by: Mike Ginsca
Performance – A decade ago, a 400hp V8 in a BMW could only be found in the iconic M5. Today, that sort of power can be obtained without having to go into the 6 figure price range. The 6th generation 5-series is available with a 400hp twin turbocharged V8 mated to a ZF 8-speed automatic transmission.
First the engine. Although the 550i weighs in at a staggering 2000kg, the engine produces so much power and torque at low revs that it almost feels like it weighs 1 ton less than it actually does. It uses a small turbo for low rpms and then a larger turbo takes over for higher rpms and to produce the monumental power. As a result of this sequential turbo system, the engine is very responsive and turbo lag is nearly non-existent. However don’t think that fuel economy has been sacrificed in the pursuit of power. Variable geometry turbochargers, twin-scroll intake, direct injection, brake energy regeneration, and other new “efficientDynamics” technologies help the 550i achieve a respectable 13L/100km in city and 8.2L/100km on highway.
The transmission is supplied by ZF Friedrichshafen, a German manufacturer specializing in new automotive chassis and driveline technologies. Arguably, depending on who you ask, they make some of the best automatic transmissions in the world. The 8-speed automatic that they supply to BMW is no exception. The lower gears provide quick acceleration and keep the engine in its “sweet spot” to move the massive 2000kg body and the higher gears help the 550i with fuel economy. It is also a silky smooth shifting transmission and when it does shift, it’s hardly noticeable.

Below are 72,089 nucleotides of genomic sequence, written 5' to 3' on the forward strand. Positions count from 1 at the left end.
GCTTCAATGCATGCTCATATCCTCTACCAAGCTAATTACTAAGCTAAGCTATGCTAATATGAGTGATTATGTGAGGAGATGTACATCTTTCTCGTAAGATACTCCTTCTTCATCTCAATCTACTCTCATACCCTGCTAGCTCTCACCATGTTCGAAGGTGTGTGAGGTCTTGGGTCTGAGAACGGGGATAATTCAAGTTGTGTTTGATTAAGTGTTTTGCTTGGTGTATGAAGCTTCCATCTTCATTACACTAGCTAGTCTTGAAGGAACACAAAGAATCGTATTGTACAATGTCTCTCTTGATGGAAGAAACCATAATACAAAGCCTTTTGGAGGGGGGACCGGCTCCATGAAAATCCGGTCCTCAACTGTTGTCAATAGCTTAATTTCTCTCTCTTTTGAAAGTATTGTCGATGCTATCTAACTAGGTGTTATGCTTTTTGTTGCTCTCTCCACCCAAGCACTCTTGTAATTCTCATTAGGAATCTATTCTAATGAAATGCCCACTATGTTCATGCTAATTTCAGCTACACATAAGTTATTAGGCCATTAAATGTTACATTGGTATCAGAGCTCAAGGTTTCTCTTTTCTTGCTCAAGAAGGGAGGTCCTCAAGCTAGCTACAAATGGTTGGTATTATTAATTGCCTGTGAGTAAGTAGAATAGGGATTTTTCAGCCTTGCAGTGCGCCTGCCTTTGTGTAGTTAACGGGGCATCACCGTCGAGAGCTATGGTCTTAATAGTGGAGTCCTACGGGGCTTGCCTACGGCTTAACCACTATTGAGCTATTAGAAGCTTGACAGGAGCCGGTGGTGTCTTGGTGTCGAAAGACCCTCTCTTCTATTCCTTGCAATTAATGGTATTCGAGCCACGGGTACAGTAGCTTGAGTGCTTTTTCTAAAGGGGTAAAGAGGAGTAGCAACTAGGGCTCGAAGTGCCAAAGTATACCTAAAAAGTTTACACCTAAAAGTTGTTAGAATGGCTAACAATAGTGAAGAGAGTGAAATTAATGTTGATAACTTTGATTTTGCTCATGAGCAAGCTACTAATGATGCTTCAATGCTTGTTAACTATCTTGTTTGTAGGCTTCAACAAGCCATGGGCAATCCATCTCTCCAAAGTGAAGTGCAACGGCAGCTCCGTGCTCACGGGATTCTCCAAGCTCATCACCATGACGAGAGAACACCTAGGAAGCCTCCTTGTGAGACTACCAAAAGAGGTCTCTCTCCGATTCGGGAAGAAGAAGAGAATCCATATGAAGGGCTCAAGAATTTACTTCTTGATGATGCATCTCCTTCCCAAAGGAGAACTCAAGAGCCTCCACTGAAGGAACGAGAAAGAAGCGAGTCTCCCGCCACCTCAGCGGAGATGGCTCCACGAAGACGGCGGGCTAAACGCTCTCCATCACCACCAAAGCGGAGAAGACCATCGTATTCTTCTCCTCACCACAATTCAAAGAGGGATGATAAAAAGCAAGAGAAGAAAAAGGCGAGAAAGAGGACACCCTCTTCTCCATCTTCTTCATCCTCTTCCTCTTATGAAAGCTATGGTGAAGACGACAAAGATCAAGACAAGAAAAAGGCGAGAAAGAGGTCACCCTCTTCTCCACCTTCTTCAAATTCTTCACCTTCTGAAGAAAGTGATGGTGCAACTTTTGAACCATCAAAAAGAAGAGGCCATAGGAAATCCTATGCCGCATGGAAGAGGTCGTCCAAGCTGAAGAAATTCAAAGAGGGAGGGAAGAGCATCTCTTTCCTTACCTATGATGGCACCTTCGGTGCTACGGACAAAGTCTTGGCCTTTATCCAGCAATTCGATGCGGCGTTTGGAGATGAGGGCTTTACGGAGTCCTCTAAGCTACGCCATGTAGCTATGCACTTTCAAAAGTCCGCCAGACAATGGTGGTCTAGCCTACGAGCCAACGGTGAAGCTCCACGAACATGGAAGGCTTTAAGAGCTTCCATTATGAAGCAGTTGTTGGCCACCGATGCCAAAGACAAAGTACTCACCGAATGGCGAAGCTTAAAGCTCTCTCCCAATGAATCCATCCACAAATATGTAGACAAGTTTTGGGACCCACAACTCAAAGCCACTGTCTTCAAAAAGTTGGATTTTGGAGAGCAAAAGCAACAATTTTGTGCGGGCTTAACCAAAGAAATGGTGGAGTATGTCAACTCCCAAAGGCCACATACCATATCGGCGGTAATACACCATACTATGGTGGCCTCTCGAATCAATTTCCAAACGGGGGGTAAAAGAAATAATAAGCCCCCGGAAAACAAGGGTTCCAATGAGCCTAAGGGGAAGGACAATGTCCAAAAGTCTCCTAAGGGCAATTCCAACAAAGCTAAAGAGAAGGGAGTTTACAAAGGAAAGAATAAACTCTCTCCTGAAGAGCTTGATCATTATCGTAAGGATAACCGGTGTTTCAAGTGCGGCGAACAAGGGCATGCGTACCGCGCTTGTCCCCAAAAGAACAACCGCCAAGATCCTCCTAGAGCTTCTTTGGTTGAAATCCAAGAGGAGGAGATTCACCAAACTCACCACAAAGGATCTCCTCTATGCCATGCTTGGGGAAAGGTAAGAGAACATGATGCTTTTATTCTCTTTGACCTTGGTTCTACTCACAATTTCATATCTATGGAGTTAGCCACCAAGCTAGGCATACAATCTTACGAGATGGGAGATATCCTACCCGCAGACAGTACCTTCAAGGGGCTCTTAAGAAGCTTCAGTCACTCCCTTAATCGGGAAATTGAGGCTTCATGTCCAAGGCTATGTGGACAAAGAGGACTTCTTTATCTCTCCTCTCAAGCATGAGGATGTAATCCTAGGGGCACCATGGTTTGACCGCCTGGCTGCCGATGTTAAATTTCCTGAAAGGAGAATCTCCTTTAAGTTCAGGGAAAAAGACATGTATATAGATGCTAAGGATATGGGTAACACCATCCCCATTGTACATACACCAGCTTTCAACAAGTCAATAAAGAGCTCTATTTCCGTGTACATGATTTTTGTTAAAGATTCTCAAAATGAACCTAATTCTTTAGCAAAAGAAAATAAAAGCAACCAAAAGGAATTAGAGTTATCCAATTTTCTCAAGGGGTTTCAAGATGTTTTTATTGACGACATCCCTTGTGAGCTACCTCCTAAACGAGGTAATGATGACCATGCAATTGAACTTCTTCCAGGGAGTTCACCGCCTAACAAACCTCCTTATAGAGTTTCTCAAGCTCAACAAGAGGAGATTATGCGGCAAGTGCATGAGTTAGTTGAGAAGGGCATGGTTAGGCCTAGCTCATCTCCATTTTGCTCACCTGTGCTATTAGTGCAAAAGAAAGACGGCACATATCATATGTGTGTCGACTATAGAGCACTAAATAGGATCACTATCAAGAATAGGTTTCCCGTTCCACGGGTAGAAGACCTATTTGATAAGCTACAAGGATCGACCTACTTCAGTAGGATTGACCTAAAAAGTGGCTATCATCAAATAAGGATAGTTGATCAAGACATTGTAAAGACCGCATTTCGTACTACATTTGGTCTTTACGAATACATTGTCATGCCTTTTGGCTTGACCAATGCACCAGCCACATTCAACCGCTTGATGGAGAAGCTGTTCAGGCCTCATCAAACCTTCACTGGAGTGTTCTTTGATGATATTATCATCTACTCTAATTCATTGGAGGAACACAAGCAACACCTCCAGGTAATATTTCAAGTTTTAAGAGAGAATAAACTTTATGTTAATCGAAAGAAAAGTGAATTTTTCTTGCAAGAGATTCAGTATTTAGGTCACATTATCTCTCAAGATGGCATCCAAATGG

In the corners it was a bit of a letdown for me. Its massive weight is very noticeable when changing directions from left to right or vice versa. Also the steering feel wasn’t what I was expecting from a BMW. It is an electronic assist steering and whilst these types of systems have been getting better over the years, on this 5-series it felt disconnected from the front wheels. It’s hard to describe the feeling in words but it felt too digital and not analog like how driving enthusiasts want. I’m not saying the car had poor handling, because it can grip like there’s no tomorrow, it just felt as though the driver wasn’t involved.
Comfort – This is where the 5-series shines like no other car. The interior is so well insulated that you can hear your own heart beating when you’re cruising at 100km/h. Heated and cooled seats wrapped in soft leather can melt or freeze your bones depending on which settings you choose. Also the actual seating position is quite high for a sedan but that does mean that you get a better view of the cars ahead of you. The dashboard is a major improvement over the previous generation’s boring look. Wood and aluminum trim is still the standard but it is a better use and design of those materials. Satellite navigation, iDrive, and a Bang and Olufsen sound system will keep everyone in the car entertained on long trips or when stuck in city traffic. This is by far one of the best, if not the best, interiors I’ve been in and I would gladly spend 2 or 3 hours of my time inside this car if I were commuting on a daily basis.
Odds and Ends – The exterior has been given a “conservative” redesign. New LED strips are featured into the taillights and a lower front grill is reminiscent of the M5 but apart from these new exterior features it looks just like any other German executive sedan.
All in all, it is a very good car and like I said this is one of the best interiors I’ve ever been in without it being a six figure vehicle. But it is also a forgetful car. Once I got out of it I didn’t have the urge to get back into it and just drive for the sake of driving.
Thank you to Autoform Performance Inc. for providing the vehicle.
Editor at large and gearhead. Can drive anything on 4 or 2 wheels... sometimes 3 wheels too.